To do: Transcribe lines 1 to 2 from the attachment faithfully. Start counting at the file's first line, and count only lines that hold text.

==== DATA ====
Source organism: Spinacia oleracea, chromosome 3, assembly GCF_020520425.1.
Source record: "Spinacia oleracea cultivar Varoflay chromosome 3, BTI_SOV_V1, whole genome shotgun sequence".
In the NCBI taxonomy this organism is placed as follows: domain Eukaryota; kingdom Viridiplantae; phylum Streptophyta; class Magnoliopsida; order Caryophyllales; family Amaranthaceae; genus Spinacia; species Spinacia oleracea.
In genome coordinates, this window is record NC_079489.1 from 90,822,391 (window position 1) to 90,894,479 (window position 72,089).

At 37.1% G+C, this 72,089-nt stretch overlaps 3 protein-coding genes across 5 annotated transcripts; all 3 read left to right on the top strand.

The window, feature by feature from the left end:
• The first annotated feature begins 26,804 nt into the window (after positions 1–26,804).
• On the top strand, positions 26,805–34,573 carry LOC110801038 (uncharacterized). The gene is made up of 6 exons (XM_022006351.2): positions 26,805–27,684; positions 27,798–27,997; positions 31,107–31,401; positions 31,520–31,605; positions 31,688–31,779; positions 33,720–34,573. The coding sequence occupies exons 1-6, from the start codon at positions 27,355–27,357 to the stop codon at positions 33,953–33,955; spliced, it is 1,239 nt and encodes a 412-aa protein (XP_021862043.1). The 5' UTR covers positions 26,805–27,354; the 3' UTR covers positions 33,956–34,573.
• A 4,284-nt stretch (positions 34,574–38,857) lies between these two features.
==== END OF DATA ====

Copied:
Source organism: Spinacia oleracea, chromosome 3, assembly GCF_020520425.1.
Source record: "Spinacia oleracea cultivar Varoflay chromosome 3, BTI_SOV_V1, whole genome shotgun sequence".